Todd Anderson: Y-Y-You push it, stretch it, it'll never be enough. You kick at it, beat it, it'll never cover any of us. From the moment we enter crying t-to the moment we leave dying, it'll just cover your face as you wail and cry and scream.
[long pause then class applauds]
John Keating: Don't you forget this.
Todd Anderson: [stands up on his desk] O Captain! My Captain!
Mr. Nolan: Sit down, Mr. Anderson! Do you hear me? Sit down! Sit down! This is your final warning, Anderson. How dare you? Do you hear me?
Knox Overstreet: [climbs up onto his desk] O Captain! My Captain!
Mr. Nolan: Mr. Overstreet, I warn you! Sit down!
[Pitts climbs onto his desk, followed by Meeks, then over half the class, one by one]
Mr. Nolan: Sit down! Sit down. All of you. I want you seated. Sit down. Leave, Mr. Keating. All of you, down. I want you seated. Do you hear me? Sit down!
John Keating: Thank you, boys. Thank you.
John Keating: Now we all have a great need for acceptance, but you must trust that your beliefs are unique, your own, even though others may think them odd or unpopular, even though the herd may go,
[imitating a goat]
John Keating: "that's baaaaad." Robert Frost said, "Two roads diverged in the wood and I, I took the one less traveled by, and that has made all the difference."
John Keating: Sucking the marrow out of life doesn't mean choking on the bone.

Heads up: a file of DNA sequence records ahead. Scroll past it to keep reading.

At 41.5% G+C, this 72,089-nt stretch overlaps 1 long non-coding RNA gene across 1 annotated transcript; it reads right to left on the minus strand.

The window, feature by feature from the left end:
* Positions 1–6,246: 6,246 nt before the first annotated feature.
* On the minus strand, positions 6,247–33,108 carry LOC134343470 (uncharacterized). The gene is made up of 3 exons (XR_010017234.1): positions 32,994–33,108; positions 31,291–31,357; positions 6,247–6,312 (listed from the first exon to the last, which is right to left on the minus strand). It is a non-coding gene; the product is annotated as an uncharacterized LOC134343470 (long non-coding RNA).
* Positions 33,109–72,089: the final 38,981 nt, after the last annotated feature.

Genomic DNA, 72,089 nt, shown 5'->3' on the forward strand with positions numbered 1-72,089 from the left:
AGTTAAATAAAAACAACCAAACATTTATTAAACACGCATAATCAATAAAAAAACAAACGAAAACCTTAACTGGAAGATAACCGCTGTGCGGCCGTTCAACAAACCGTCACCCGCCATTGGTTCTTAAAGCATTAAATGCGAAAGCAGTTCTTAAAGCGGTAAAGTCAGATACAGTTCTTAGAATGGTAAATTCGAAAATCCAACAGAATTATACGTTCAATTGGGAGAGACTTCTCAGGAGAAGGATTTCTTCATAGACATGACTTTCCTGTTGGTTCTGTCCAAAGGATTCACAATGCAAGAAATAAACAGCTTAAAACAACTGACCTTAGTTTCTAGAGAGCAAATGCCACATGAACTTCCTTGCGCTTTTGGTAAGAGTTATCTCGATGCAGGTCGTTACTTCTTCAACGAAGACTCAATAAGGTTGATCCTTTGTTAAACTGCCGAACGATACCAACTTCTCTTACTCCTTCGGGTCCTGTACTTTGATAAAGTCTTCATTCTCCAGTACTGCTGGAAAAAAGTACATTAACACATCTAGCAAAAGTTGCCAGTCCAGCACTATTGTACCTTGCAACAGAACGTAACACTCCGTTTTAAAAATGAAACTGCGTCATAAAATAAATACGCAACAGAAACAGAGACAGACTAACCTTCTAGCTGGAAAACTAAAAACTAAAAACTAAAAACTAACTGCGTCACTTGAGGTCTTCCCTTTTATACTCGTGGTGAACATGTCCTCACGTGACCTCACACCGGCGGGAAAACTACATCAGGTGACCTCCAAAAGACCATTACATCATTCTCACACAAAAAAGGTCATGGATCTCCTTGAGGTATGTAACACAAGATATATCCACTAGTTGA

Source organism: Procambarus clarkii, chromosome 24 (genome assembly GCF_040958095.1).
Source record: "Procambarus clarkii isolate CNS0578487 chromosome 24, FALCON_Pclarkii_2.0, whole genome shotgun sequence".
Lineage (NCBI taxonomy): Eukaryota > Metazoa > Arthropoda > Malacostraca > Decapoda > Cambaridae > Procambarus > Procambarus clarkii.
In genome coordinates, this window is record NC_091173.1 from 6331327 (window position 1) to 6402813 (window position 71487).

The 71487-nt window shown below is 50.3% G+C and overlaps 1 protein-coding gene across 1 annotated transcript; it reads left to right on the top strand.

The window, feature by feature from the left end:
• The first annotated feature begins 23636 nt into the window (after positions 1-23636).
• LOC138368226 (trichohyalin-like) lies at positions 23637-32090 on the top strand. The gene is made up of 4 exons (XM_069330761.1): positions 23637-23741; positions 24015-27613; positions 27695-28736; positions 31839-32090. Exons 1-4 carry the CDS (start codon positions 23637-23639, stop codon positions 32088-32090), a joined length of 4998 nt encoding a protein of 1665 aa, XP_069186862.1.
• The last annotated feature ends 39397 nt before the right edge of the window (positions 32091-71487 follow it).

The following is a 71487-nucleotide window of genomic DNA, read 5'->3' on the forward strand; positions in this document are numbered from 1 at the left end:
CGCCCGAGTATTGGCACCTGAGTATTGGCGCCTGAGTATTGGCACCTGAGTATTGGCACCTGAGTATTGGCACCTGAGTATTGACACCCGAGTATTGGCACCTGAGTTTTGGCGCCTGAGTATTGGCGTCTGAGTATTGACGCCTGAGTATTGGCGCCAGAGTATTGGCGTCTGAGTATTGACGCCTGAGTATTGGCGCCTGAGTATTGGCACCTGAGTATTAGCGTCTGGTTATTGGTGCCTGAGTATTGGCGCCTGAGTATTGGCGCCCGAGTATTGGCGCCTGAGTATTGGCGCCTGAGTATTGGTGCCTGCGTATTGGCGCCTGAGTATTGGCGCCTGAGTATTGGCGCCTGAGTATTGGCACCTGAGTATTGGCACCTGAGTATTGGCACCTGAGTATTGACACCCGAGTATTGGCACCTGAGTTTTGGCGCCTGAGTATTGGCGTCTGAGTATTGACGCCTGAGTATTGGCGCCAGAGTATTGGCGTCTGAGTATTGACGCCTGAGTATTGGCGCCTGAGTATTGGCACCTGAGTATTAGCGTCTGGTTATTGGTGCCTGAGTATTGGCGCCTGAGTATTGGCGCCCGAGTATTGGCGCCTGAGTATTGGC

John Keating: [the class hesitates to rip out the introduction page] It's not the Bible, you're not gonna go to Hell for this.
John Keating: This is a battle, a war, and the casualties could be your hearts and souls.
[Keating stands on his desk]
John Keating: Why do I stand up here? Anybody?
Charlie Dalton: To feel taller!
John Keating: No!
[dings a bell with his foot]
John Keating: Thank you for playing, Mr. Dalton. I stand upon my desk to remind myself that we must constantly look at things in a different way.
John Keating: O Captain, my Captain. Who knows where that comes from? Anybody? Not a clue? It's from a poem by Walt Whitman about Mr. Abraham Lincoln. Now in this class you can either call me Mr. Keating, or if you're slightly more daring, O Captain my Captain.
John Keating: Phone call from God. If it had been collect, that would have been daring!
Neil Perry: I just talked to my father. He's making me quit the play at Henley Hall. Acting's everything to me. I- But he doesn't know! He- I can see his point; we're not a rich family, like Charlie's. We- But he's planning the rest of my life for me, and I- He's never asked me what I want!
John Keating: Have you ever told your father what you just told me? About your passion for acting? You ever showed him that?
Neil Perry: I can't.
John Keating: Why not?
Neil Perry: I can't talk to him this way.
John Keating: Then you're acting for him, too. You're playing the part of the dutiful son. Now, I know this sounds impossible, but you have to talk to him. You have to show him who you are, what your heart is!